When Paxten was still well enough to be in the hospital, I visited him about once a week. I’d come bringing fresh Playdoh® or new dinosaur stickers. (I still catch myself looking for stickers or checking for a bargain on Playdoh® before I realize my reason for buying those things is no more.) Paxten and I would stick the stickers all over ourselves and anything else we could find; we’d sculpt new creatures with the Playdoh®. Actually I would sculpt, or Amy would, as Paxten directed our efforts. We made funny faces. We wrestled—careful not to disconnect IV cords as we played. And we laughed. We laughed a lot, Paxten & I. Eventually though, I’d have to go home to my children, often leaving Amy by herself with her boy.

In the hospital bed (it seemed huge when Paxten was in it alone), Amy slept with her boy curled into her. No doubt she did all night what she did all day—checked his temperature with her mommy hands and diagnostic kisses, glanced up at the monitors to see if everything was normal (that is, as normal as it ever got for Paxten), and readjusted his tubing so he was not lying on it. . . When Paxten stirred during those long nights, I bet he had the same conversation with his mother that he had several times every hour during the day.

“Mommy?”
“Yes Paxten?
“I Wub You.”
“I love you too, Paxten.”

Guy Sayles

One Quick Question (On God and Grieving)

Originally published on December 15, 2008. Caleb Spady died on July 21, 2009, having fought brain cancer (DIPG) for 15 months.

“One quick question,” I said to my pastor. He was heading back to his lunch table with a full cup of coffee; I’d finished my lunch and wanted a word with him before I had to leave.

“Oh hi, Aileen,” he said, more gracious than most would have been, having been caught between coffee and dessert. “What’s up?”

“A lot. For one thing I just lied to my pastor." I realized in that moment what he no doubt already had guessed. “My question is neither quick nor singular.” Guy Sayles smiled, relaxed and unhurried. I forged ahead.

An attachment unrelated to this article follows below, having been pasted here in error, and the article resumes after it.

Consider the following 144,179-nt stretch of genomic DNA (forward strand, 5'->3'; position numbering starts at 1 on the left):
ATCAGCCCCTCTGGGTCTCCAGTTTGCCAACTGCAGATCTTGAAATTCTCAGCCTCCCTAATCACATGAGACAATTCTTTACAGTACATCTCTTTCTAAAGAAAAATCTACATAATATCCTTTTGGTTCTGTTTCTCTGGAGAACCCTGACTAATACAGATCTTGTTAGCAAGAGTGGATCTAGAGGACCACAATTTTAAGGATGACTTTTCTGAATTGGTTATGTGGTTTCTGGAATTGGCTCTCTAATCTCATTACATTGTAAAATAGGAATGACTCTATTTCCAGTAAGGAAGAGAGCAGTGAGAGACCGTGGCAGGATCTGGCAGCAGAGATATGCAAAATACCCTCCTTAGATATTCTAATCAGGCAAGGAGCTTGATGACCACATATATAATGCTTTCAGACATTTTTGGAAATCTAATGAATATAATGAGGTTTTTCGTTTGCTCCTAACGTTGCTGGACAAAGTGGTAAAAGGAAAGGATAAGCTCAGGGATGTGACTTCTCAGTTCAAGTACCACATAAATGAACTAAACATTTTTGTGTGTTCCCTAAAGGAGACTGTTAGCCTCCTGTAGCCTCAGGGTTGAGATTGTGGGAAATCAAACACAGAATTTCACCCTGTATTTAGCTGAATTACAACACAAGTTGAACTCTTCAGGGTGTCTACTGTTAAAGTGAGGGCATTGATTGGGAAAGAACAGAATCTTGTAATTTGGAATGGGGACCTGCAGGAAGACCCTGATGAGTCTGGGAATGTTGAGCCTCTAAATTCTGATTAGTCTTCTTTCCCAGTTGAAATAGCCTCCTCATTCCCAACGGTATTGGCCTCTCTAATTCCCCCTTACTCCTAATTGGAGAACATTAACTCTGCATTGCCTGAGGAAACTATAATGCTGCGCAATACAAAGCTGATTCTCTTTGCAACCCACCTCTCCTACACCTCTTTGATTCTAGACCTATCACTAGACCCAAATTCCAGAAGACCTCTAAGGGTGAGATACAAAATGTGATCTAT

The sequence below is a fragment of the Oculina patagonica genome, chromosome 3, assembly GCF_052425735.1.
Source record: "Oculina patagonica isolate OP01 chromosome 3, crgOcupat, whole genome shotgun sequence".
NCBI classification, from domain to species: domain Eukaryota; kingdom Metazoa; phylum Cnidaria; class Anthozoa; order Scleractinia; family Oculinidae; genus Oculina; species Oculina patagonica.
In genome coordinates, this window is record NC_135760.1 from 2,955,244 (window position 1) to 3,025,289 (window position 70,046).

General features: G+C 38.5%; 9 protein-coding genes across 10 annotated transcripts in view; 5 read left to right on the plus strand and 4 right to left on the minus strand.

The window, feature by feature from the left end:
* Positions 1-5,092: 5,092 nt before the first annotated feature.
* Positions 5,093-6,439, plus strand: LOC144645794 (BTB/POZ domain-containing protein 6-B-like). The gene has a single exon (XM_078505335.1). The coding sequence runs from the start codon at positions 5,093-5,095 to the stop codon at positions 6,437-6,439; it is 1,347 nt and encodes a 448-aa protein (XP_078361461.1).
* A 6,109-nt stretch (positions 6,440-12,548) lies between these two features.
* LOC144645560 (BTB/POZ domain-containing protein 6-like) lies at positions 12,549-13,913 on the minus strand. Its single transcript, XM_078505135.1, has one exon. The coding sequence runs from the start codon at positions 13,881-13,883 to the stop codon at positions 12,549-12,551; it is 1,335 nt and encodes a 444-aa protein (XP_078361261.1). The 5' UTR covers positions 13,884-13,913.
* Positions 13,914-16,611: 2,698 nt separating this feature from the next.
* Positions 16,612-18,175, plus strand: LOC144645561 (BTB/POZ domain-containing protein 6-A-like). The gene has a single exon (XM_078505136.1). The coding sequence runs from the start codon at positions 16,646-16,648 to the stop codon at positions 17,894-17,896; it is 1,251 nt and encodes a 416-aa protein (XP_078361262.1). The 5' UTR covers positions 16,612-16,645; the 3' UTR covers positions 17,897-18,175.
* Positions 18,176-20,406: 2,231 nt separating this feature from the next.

Caleb Spady“My friend’s son—he’s 10—has inoperable brain cancer. He got bad news yesterday, really bad news. His mother and I were talking last night, and she asked me some tough questions. I’m only in the second semester of seminary here. I have no idea what to say.”

"I’m not sure theological degrees give you the words to say under those circumstances," Guy said, speaking the frustrating truth of pastoral care.

“My friend's question was this: ‘If God is omnipotent as we believe God is, then why hasn't my son been healed?’ Good question right? So, ya know, why?”

Setting his coffee on the counter, Guy shook his head. “Well the first thing I would ask myself is, 'Is this really an appropriate time for a theological discussion?' It probably isn't. If not, I would say, ‘I don’t know. I’m so sorry. I love you.’”

I found this to be brilliant instruction. How many times do we spout off theological treatises when it just isn't the time? The person really needs to hear, “What you are going through is awful and I’m sorry that you are going through it because you matter to me.” And we start quoting scripture, telling them about God’s will or the nature of creation. Sometimes, we need to say less in order to say more.

Guy continued. “If it is a good time for a theological discussion, then I might say, ‘Well, God doesn't always get God's way.’”

He must have noticed my hesitation because he elaborated. “When people disagree with me on this, I ask them, ‘Does God always get God's way with you?’ Of course not. If it is true with one person, it must be true with others. And if God doesn't always get God's way with people, then God doesn’t always get God's way in the world. After all, if God did, then why would Jesus have commanded us to pray for God’s will to be done? It would just be done whether we prayed or not.” (Intriguing, huh?)